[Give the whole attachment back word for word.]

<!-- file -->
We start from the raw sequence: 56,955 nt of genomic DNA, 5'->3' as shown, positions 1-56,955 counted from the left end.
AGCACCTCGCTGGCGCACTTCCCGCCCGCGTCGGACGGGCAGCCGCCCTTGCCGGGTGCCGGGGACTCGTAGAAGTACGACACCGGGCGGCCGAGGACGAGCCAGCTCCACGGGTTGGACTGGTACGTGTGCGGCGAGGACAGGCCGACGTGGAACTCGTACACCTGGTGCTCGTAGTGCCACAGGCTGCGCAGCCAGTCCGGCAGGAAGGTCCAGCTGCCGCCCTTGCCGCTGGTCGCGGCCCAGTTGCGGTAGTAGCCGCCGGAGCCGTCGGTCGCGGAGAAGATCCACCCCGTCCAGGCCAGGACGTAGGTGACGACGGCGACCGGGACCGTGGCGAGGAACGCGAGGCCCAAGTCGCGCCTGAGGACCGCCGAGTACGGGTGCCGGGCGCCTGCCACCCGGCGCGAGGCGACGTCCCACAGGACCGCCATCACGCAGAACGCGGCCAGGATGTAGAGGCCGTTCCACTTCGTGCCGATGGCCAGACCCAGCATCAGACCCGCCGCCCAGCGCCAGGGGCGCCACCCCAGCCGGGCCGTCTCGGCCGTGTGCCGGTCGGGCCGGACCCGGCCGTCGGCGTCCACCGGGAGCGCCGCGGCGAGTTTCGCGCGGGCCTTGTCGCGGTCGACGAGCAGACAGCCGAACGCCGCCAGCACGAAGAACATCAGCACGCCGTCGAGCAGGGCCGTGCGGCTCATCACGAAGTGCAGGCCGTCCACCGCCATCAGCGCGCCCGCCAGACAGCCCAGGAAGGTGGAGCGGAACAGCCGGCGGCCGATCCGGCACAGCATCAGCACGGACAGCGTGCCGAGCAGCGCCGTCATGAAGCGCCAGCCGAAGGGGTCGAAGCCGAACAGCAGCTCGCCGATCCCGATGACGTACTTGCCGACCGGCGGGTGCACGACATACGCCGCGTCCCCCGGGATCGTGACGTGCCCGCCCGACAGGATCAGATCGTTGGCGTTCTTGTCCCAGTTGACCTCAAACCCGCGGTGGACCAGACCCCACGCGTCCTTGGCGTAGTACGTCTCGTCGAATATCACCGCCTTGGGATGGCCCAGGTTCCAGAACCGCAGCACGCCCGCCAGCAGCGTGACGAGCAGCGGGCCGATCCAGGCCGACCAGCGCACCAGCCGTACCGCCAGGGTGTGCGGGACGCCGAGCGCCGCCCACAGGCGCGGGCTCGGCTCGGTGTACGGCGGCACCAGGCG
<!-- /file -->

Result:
We start from the raw sequence: 56,955 nt of genomic DNA, 5'->3' as shown, positions 1-56,955 counted from the left end.
AGCACCTCGCTGGCGCACTTCCCGCCCGCGTCGGACGGGCAGCCGCCCTTGCCGGGTGCCGGGGACTCGTAGAAGTACGACACCGGGCGGCCGAGGACGAGCCAGCTCCACGGGTTGGACTGGTACGTGTGCGGCGAGGACAGGCCGACGTGGAACTCGTACACCTGGTGCTCGTAGTGCCACAGGCTGCGCAGCCAGTCCGGCAGGAAGGTCCAGCTGCCGCCCTTGCCGCTGGTCGCGGCCCAGTTGCGGTAGTAGCCGCCGGAGCCGTCGGTCGCGGAGAAGATCCACCCCGTCCAGGCCAGGACGTAGGTGACGACGGCGACCGGGACCGTGGCGAGGAACGCGAGGCCCAAGTCGCGCCTGAGGACCGCCGAGTACGGGTGCCGGGCGCCTGCCACCCGGCGCGAGGCGACGTCCCACAGGACCGCCATCACGCAGAACGCGGCCAGGATGTAGAGGCCGTTCCACTTCGTGCCGATGGCCAGACCCAGCATCAGACCCGCCGCCCAGCGCCAGGGGCGCCACCCCAGCCGGGCCGTCTCGGCCGTGTGCCGGTCGGGCCGGACCCGGCCGTCGGCGTCCACCGGGAGCGCCGCGGCGAGTTTCGCGCGGGCCTTGTCGCGGTCGACGAGCAGACAGCCGAACGCCGCCAGCACGAAGAACATCAGCACGCCGTCGAGCAGGGCCGTGCGGCTCATCACGAAGTGCAGGCCGTCCACCGCCATCAGCGCGCCCGCCAGACAGCCCAGGAAGGTGGAGCGGAACAGCCGGCGGCCGATCCGGCACAGCATCAGCACGGACAGCGTGCCGAGCAGCGCCGTCATGAAGCGCCAGCCGAAGGGGTCGAAGCCGAACAGCAGCTCGCCGATCCCGATGACGTACTTGCCGACCGGCGGGTGCACGACATACGCCGCGTCCCCCGGGATCGTGACGTGCCCGCCCGACAGGATCAGATCGTTGGCGTTCTTGTCCCAGTTGACCTCAAACCCGCGGTGGACCAGACCCCACGCGTCCTTGGCGTAGTACGTCTCGTCGAATATCACCGCCTTGGGATGGCCCAGGTTCCAGAACCGCAGCACGCCCGCCAGCAGCGTGACGAGCAGCGGGCCGATCCAGGCCGACCAGCGCACCAGCCGTACCGCCAGGGTGTGCGGGACGCCGAGCGCCGCCCACAGGCGCGGGCTCGGCTCGGTGTACGGCGGCACCAGGCG